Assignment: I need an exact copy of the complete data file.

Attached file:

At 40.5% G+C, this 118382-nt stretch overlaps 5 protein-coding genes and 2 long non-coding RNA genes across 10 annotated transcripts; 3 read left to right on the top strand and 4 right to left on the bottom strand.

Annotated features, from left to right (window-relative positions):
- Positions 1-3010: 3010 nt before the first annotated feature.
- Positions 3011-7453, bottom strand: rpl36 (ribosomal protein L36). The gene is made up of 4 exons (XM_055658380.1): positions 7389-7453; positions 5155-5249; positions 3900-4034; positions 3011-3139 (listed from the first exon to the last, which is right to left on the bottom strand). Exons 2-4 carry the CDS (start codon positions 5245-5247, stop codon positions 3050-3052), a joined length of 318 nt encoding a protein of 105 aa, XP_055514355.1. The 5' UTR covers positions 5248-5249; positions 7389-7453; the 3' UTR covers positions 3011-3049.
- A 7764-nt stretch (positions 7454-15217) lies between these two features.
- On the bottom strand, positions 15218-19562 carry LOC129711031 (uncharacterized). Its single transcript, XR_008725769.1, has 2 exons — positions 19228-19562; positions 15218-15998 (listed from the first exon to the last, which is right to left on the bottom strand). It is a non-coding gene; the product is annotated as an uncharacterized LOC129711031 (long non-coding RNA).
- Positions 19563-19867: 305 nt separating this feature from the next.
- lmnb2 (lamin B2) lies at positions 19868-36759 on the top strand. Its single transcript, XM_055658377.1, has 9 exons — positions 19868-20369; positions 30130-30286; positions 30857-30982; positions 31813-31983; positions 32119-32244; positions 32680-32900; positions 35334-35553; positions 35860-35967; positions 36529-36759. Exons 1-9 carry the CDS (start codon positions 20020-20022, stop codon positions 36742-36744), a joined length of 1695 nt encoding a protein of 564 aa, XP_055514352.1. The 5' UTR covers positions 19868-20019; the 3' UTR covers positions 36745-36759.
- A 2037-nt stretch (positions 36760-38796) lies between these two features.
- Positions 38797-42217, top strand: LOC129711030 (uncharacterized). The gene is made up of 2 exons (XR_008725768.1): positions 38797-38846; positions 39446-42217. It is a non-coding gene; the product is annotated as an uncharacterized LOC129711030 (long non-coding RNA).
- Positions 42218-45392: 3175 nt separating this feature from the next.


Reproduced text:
At 40.5% G+C, this 118382-nt stretch overlaps 5 protein-coding genes and 2 long non-coding RNA genes across 10 annotated transcripts; 3 read left to right on the top strand and 4 right to left on the bottom strand.

Annotated features, from left to right (window-relative positions):
- Positions 1-3010: 3010 nt before the first annotated feature.
- Positions 3011-7453, bottom strand: rpl36 (ribosomal protein L36). The gene is made up of 4 exons (XM_055658380.1): positions 7389-7453; positions 5155-5249; positions 3900-4034; positions 3011-3139 (listed from the first exon to the last, which is right to left on the bottom strand). Exons 2-4 carry the CDS (start codon positions 5245-5247, stop codon positions 3050-3052), a joined length of 318 nt encoding a protein of 105 aa, XP_055514355.1. The 5' UTR covers positions 5248-5249; positions 7389-7453; the 3' UTR covers positions 3011-3049.
- A 7764-nt stretch (positions 7454-15217) lies between these two features.
- On the bottom strand, positions 15218-19562 carry LOC129711031 (uncharacterized). Its single transcript, XR_008725769.1, has 2 exons — positions 19228-19562; positions 15218-15998 (listed from the first exon to the last, which is right to left on the bottom strand). It is a non-coding gene; the product is annotated as an uncharacterized LOC129711031 (long non-coding RNA).
- Positions 19563-19867: 305 nt separating this feature from the next.
- lmnb2 (lamin B2) lies at positions 19868-36759 on the top strand. Its single transcript, XM_055658377.1, has 9 exons — positions 19868-20369; positions 30130-30286; positions 30857-30982; positions 31813-31983; positions 32119-32244; positions 32680-32900; positions 35334-35553; positions 35860-35967; positions 36529-36759. Exons 1-9 carry the CDS (start codon positions 20020-20022, stop codon positions 36742-36744), a joined length of 1695 nt encoding a protein of 564 aa, XP_055514352.1. The 5' UTR covers positions 19868-20019; the 3' UTR covers positions 36745-36759.
- A 2037-nt stretch (positions 36760-38796) lies between these two features.
- Positions 38797-42217, top strand: LOC129711030 (uncharacterized). The gene is made up of 2 exons (XR_008725768.1): positions 38797-38846; positions 39446-42217. It is a non-coding gene; the product is annotated as an uncharacterized LOC129711030 (long non-coding RNA).
- Positions 42218-45392: 3175 nt separating this feature from the next.